Spanish consumer prices rose 9.8% year-on-year in March, their fastest pace since May 1985 and a jump from 7.6% in February, flash data from the National Statistics Institute (INE) has shown.
Russia's invasion of Ukraine and the ensuing economic fallout have fuelled inflation worldwide, especially through increasing prices of energy and grains.
Prime Minister Pedro Sanchez said more expensive electricity and fuel and non-processed food accounted for almost three-quarters of the overall CPI increase. Analysts polled by Reuters had expected 12-month CPI to rise to 8% in March.
"It is bad data. Bad data that affects our economy, our society, particularly the more vulnerable groups," Sanchez told parliament.
Read More: Consumer Prices In Spain Rose 6.1% Year-On-Year In January
Rising Cost Of Living
Responding to concerns about the rising cost of living, his government passed a series of measures this week aimed at curbing energy prices.
As inflation in the euro zone speeds up, top European Central Bank officials have insisted the rise is temporary, with ECB chief economist Philip Lane describing high inflation as an imported shock that will fade away over time.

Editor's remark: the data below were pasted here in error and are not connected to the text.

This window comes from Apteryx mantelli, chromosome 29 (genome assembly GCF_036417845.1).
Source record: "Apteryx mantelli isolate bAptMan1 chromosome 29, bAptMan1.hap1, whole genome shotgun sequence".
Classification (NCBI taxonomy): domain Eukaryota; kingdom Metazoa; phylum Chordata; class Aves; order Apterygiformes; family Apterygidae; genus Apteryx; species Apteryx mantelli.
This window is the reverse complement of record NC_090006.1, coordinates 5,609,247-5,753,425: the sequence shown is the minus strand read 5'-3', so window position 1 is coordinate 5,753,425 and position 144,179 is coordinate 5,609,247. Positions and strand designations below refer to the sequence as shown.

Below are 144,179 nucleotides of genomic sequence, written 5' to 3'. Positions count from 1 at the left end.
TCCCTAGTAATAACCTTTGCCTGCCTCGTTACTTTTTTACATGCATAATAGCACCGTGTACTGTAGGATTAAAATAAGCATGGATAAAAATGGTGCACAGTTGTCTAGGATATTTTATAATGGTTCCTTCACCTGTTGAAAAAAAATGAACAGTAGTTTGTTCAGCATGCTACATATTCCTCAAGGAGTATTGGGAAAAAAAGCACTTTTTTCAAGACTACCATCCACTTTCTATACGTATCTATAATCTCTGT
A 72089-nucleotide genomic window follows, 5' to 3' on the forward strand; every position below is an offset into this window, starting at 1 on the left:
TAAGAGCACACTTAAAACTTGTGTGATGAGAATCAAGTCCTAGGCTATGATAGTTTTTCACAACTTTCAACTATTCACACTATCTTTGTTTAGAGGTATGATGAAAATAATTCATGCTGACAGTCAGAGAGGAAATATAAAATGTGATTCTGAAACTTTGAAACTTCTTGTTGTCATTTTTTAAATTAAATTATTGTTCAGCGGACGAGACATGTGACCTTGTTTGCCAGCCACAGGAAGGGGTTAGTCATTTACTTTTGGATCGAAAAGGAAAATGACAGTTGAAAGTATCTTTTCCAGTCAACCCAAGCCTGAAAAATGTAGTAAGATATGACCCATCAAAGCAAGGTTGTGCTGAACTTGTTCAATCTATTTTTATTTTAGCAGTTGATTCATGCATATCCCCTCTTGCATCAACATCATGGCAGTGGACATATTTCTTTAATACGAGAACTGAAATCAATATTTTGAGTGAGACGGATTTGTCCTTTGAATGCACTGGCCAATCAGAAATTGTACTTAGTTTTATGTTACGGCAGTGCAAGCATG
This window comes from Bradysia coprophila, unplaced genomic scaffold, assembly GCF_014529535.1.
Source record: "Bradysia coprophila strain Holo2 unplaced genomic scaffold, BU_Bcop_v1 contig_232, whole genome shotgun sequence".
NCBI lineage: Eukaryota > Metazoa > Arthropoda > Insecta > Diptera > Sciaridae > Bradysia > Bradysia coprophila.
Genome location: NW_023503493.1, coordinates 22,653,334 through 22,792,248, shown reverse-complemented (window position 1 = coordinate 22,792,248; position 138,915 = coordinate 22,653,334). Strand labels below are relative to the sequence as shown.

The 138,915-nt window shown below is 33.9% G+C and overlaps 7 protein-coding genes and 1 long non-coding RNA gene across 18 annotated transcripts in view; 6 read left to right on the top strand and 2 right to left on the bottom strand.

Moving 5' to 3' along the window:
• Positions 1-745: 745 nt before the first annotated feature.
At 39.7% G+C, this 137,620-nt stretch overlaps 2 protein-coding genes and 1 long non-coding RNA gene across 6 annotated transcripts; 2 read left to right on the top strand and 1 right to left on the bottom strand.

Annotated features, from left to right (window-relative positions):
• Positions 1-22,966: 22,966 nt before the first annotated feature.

"We would still diagnose that this essentially is an imported inflation shock, it's a supply shock," Lane said. "Most of this inflation will fade away."
Central banks are facing a complicated policy dilemma between keeping calm amid the market turmoil while also responding to mounting price pressures.
INE data also showed Spain's EU-harmonised consumer price index rose 9.8% in the 12 months to March, faster than the 8.1% expected by analysts polled by Reuters and higher than the 7.6% in February.
News by Reuters, edited by ESM – your source for the latest retail news. Click subscribe to sign up to ESM: European Supermarket Magazine.